Jani shines as Brazil claim second Paralympic bronze

Jani Freitas Batista was a force at the net as she tallied 13 attacks and five blocks that helped Brazil secure a second bronze medal victory at the Tokyo 2020 Paralympic Games women’s sitting volleyball at Makuhari Messe Hall.

Brazil followed-up on their bronze medal win in their home Games in Rio de Janeiro five years ago with a 3-1 (25-15, 24-26, 26-24, 25-14) win over Canada on Saturday to complete their campaign in Tokyo in third place.

Camila Leiria de Castro and Adria Jesus da Silva finished with 13 and 10 points, respectively, including the combined nine blocks they added to Brazil’s total block output of 19.

Canada had four players scoring in double figures, with Heidi Peters leading the team with 14 points, and Katelyn Wright, Danielle Ellis and Jennifer Oakes who contributed 13, 12 and 11 points, respectively.

“I feel very happy and very good. The bronze medal is like a gold medal for us. We faced a lot of difficulty of not being able to train before this because of the pandemic,” Brazil libero Gizele Maria da Costas Dias said.

“We made a comeback in the third set as our coach reminded us to just enjoy on the court and we were also serving well. So we just continued doing that.”

Both teams brought in a lot of energy to start the first set, but Brazil were first to gain the lead as they reacted quickly on defence. Nathalie Filomena and Edwarda de Oliveira Dias were the main protagonists in the first set as they unleashed some tough swings from the attack line.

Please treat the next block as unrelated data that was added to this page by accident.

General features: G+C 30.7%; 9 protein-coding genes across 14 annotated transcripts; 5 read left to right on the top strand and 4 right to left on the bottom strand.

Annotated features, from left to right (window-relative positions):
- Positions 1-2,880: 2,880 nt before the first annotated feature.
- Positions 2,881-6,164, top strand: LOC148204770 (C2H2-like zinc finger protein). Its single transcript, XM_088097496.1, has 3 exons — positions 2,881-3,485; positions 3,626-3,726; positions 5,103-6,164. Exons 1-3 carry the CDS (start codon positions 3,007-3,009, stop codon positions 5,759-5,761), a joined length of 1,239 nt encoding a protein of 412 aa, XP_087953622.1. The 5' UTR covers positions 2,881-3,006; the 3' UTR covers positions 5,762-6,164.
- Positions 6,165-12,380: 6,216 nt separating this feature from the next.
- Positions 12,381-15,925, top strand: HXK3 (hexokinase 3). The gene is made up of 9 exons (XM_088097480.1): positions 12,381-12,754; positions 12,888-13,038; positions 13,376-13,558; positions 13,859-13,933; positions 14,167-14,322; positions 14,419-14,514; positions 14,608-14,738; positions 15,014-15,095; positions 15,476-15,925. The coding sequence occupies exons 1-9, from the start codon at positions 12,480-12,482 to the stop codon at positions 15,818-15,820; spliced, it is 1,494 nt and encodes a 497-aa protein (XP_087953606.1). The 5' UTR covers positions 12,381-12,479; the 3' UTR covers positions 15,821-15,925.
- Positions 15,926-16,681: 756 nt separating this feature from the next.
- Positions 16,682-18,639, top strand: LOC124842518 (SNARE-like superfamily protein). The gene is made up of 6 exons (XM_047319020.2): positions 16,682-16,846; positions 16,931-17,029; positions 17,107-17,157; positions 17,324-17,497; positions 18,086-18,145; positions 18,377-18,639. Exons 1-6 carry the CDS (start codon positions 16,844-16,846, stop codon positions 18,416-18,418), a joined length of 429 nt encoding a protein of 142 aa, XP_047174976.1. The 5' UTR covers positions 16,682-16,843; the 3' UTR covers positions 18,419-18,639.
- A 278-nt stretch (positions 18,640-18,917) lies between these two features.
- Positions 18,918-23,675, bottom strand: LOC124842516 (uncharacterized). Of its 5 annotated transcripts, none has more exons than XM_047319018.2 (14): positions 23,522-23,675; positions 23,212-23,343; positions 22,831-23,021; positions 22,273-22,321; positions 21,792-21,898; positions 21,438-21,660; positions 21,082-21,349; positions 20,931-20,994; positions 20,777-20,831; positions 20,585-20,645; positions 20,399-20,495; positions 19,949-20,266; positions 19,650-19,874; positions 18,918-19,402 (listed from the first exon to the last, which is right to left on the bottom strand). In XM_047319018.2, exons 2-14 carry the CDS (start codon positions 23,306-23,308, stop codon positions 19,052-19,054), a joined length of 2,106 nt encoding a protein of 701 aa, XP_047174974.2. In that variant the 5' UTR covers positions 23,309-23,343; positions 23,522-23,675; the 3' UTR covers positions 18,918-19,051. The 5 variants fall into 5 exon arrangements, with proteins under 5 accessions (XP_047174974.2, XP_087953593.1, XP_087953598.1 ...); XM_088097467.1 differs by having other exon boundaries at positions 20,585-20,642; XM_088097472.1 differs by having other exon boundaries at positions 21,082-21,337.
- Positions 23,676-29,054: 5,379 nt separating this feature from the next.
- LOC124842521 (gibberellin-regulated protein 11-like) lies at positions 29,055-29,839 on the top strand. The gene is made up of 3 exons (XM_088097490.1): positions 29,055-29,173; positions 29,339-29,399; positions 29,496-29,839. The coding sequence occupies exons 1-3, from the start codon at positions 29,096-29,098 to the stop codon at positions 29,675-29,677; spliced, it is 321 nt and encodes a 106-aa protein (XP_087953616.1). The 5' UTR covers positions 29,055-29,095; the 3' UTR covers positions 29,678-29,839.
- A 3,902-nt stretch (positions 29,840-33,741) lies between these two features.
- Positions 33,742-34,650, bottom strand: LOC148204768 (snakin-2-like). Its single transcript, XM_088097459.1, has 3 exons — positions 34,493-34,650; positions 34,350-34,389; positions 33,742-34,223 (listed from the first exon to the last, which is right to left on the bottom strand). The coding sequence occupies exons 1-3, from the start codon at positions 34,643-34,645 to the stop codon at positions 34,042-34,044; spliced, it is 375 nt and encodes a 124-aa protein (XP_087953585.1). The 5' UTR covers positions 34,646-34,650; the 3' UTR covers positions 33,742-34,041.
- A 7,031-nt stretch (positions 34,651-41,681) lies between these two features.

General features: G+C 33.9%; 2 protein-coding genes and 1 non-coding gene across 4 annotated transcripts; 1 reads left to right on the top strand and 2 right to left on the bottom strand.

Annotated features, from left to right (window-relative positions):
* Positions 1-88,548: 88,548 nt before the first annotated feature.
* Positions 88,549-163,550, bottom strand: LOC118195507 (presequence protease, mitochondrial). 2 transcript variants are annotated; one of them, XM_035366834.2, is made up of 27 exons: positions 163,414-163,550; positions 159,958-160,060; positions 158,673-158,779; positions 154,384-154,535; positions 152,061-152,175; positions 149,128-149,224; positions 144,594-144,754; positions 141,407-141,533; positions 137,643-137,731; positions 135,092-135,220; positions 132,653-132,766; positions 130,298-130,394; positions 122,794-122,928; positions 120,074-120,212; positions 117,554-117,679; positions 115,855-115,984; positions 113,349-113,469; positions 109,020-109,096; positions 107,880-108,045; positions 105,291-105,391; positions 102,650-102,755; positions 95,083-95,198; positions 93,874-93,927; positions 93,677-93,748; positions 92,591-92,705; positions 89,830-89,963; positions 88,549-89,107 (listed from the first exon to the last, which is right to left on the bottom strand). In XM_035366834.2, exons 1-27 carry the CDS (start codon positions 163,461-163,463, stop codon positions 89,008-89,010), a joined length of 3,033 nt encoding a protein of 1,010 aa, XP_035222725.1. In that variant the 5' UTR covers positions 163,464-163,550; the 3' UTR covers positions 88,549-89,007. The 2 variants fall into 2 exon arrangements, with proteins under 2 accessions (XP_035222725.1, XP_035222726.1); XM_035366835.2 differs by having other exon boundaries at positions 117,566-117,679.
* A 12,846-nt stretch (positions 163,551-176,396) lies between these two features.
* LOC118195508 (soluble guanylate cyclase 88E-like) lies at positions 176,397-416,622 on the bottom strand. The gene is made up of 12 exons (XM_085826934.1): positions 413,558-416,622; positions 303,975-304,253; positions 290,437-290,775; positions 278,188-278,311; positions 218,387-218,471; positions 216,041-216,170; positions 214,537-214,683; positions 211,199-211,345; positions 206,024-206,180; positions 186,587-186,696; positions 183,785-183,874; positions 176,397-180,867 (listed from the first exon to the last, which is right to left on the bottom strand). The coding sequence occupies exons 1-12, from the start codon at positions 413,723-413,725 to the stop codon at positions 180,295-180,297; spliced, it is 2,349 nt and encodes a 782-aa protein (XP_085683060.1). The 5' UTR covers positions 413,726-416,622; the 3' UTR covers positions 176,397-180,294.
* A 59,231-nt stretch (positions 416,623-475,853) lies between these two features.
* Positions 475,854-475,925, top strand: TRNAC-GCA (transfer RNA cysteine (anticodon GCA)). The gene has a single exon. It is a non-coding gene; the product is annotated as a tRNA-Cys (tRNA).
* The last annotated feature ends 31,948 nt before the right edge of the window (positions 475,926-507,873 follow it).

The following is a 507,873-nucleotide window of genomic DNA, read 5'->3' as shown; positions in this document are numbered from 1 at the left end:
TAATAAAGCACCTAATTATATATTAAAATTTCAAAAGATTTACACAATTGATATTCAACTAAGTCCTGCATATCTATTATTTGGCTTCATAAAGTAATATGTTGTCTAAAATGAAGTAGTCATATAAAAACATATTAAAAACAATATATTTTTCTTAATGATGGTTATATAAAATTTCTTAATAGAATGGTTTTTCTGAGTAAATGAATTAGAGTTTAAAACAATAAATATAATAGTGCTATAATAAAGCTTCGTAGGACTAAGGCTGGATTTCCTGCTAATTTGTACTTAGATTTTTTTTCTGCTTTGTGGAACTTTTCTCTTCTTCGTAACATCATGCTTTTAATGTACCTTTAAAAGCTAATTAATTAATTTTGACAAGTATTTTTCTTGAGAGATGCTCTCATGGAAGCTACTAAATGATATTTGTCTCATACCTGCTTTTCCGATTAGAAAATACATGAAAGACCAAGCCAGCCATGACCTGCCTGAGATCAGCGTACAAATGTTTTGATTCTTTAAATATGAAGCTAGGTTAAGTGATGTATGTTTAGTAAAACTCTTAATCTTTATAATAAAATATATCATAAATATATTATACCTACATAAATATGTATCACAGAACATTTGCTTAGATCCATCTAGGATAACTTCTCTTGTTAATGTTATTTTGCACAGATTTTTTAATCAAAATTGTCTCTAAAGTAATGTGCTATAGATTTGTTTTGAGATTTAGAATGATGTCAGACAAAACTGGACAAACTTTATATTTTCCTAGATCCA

Canada struggled to get their game going and allowed their rivals to lead by eight points at the second technical timeout. At the score of 20-12, Brazil called a timeout to ensure that Canada could not stage any comeback, the short break worked well in their favour and closed the set at 25-14.

Canada benefitted from attack plays of their opponents as several balls were called out-of-bounds, but Brazil were quick to react and grabbed the lead against at 8-6. The succeeding plays featured a tough exchange of points, but the Canadians were favoured this time at the second technical timeout with a 16-14 edge.

Canada regained their composure increased their stretched their lead 18-15, and several defensive blunders by Brazil gave Canada set point. But Brazil made a strong comeback late in the second set and deadlocked at 24-all. Canada somehow managed to stay focused with an attack winner by Ellis and a service ace by Oakes sealed the win at 26-24.

With momentum on their side, Canada’s net defence was at its best as they blocked every ball that came their way to build a 14-7 advantage. The Brazilians managed to score a series of points to cut down the Canadian lead 15-12, then the former called for a timeout to regroup after a positioning fault stopped the game for some time.

The break provided the South American team a breather to find out a solution to stop their rivals, but Canada kept the pressure going with their strong serve to extend the lead 21-15. Brazil then made a 6-0 run that levelled the score at 21-all, and the remaining plays became a tightrope walk for both sides. At 24-all, a block by Jani on Peters and an attack by Pamela Pereira completed the Brazilian comeback.

Both teams refused to give in to the pressure, but Brazil were first to get out of the deadlock. The Brazilians once again showed their strong presence at the net and put on excellent defence against the Canadian hitters to lead 8-3.

Brazil doubled their output by the second technical timeout, but Canada only managed to score four points off the rallies. Brazil fired on all cylinders and dismantled the Canadian defence until Jani delivered the final blow to secure the bronze medal win for Brazil at 25-14.

“The strides that this team has made in the last five years has been incredible, so we’re going to see what we’re going to do in the next three. I don’t see any issue with it. We’re going to work hard. We’re ready to compete with the best teams in the world and we’re ready to become among the best teams in the world.” Canada captain Danielle Ellis said.

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